Franz Weinschenk

From the Greenhouse: ‘Feed-in Tariff’

By: Franz Wienschenk

If you live in the Central Valley and plan to buy a solar system, on average, the array that will be on your roof will pay for approximately 80% of your monthly electric bill. Once the technicians finish installing the photovoltaic panels and wire in the converter and everything is up and running, you will become part of what the pros call our “Net Metering” system. That’s the system used here in the Valley and indeed in most—but not quite all—of California.

Here is how it works: When you first buy your system, you qualify for a state rebate and a federal tax credit. But there are some restrictions, such as the power your solar system produces can only serve all or a portion of the onsite electricity needs of your property. You will receive financial credit only to offset your electricity bill—never cash for the power generated by your system.

The “Net Metering” system only allows you sufficient solar panel capacity to meet the needs of your property—never more. Indeed, your utility (e.g., PG&E) will never pay for any power generated above the amount stipulated, which is based on how much your property consumes. In other words, around these parts, you, the owner, will never get actual cash—only credit—for the electricity your system produces.

In contrast, in many parts of Europe, Japan and perhaps even Sacramento (which is part of the Sacramento Municipal Utility District [SMUD], a publicly owned utility), a new system is emerging. It is called “Feed-in Tariff” or “Clean Energy Cash Back.” This system is increasingly popular in Europe where it is helping expand Europe’s production of photovoltaic power by leaps and bounds.

Spain, which is now the world’s largest solar generator, produces 44% of all the photovoltaic power in the world. Germany—which, by the way, does not get all that much sunshine—comes in second with 26%. Meanwhile, we here in the United States, where we get all kinds of sunshine, especially in places like the Valley, produce only 9% of the world’s production.

Although there are minute differences in “Feed-in Tariff” systems in different countries, the idea is that under these systems when homeowners, business proprietors or farmers purchase clean energy systems—either solar or wind—that produce more than they need, they are able to sell their surplus to their utility company at a price set by the utility commission of the involved country. The price paid for a unit of customer-produced energy is generally higher than what the utility pays for its power—power that is often generated by power plants that use fossil fuel—but the difference is factored into the electricity bills of all the customers of that utility company. Thus, everybody shares in the cost of providing locally produced clean energy, and everybody helps to reduce their country’s dependence on foreign oil as well as their country’s carbon footprint.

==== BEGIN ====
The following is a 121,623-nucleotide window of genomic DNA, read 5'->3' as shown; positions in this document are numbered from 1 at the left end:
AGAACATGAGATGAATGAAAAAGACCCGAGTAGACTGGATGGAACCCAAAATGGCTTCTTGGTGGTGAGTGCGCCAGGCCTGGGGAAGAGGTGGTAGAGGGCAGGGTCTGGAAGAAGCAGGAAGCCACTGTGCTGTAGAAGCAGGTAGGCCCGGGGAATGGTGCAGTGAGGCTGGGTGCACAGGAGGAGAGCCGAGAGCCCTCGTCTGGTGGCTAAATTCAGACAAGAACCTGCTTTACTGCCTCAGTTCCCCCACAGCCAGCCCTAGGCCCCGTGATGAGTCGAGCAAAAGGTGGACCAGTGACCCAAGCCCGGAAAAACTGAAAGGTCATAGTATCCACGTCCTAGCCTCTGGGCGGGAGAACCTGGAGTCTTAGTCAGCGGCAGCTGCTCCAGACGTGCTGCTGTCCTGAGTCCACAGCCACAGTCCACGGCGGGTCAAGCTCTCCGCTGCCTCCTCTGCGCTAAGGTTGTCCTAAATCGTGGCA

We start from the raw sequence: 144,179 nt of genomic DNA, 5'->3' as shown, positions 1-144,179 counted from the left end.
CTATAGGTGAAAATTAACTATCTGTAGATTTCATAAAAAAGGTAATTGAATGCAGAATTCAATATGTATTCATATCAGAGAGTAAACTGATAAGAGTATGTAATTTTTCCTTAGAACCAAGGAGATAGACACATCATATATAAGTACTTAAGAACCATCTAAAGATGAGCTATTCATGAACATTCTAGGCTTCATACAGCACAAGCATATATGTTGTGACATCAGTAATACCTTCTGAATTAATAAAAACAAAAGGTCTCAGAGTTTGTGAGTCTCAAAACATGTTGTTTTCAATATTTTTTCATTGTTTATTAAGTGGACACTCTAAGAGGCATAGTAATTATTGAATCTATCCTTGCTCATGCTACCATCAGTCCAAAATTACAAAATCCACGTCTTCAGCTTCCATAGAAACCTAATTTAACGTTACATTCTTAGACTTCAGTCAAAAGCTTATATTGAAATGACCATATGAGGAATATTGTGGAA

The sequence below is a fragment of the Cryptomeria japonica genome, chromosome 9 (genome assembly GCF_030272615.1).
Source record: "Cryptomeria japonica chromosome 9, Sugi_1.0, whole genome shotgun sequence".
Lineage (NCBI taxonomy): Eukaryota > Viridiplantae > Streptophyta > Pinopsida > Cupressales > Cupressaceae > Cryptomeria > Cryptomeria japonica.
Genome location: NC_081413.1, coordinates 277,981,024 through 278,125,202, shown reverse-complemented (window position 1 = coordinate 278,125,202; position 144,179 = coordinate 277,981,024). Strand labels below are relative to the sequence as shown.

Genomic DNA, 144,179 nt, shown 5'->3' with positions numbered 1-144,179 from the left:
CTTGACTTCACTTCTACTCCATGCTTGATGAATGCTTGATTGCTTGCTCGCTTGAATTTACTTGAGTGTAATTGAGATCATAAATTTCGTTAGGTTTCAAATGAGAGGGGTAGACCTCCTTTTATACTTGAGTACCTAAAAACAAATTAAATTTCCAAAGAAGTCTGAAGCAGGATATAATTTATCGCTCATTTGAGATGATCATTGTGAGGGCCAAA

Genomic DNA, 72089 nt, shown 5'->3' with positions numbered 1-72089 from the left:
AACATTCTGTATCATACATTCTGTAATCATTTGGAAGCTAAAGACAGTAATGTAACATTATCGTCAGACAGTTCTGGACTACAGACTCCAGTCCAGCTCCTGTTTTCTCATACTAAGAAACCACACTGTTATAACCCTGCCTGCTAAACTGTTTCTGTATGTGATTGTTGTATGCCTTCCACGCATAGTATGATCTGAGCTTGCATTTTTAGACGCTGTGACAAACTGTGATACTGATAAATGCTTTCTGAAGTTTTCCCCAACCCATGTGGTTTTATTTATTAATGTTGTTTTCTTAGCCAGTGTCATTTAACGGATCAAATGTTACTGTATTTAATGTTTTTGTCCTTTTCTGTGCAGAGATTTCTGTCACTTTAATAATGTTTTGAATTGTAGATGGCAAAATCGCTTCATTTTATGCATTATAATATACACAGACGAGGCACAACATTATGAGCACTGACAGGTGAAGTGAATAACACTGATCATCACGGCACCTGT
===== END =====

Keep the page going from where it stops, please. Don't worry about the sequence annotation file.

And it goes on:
As stated, there are variations in the “Feed-in Tariff” systems among countries. Some countries have caps on how much individuals can produce; some lower the price paid to suppliers as the years go by. In Germany, once you get into the grid, the price per kilowatt cannot be changed for 20 years. In this way, investors can figure out how long it will take to pay off their initial investment and what kind of profit they can expect to make after that.

There is no question that if we had a system like that here, it would help us to rapidly expand our country’s production of clean energy. All kinds of people would invest in clean, renewable energy because their property might actually earn them a few bucks every month.

No one is suggesting that folks would be allowed to flood their neighborhoods with unsightly solar arrays. Nothing of the kind. Every community has the right to regulate its neighborhoods so that they do not become unsightly. But even with that limitation, especially here in the Valley, there are millions of rooftops either on homes or backyard sheds and garages that could easily accommodate solar panel arrays that are hardly noticeable. There are also many office and farm buildings, storage and work areas, not to mention parking garages, which have large flat roof areas that could easily accommodate multiple solar panels without anyone noticing them.

Of course, were “Feed-in Tariff” laws ever proposed for California, chances are utility companies would object and vigorously fight their passage. But the benefits of such programs certainly outweigh the disadvantages:

  • Our country would produce cleaner renewable energy, thus decreasing our dependence on foreign oil.
  • The production of electricity by local investors cannot be outsourced.
  • The money earned by millions of domestic power producers would significantly improve our economy because every dollar earned over here is a dollar less going overseas.
  • The production of so much clean, renewable energy would reduce our current high rate of greenhouse gas emissions.

“Feed-in Tariff”—A way to earn some money while going green.

  • The Community Alliance is a monthly newspaper that has been published in Fresno, California, since 1996. The purpose of the newspaper is to help build a progressive movement for social and economic justice.

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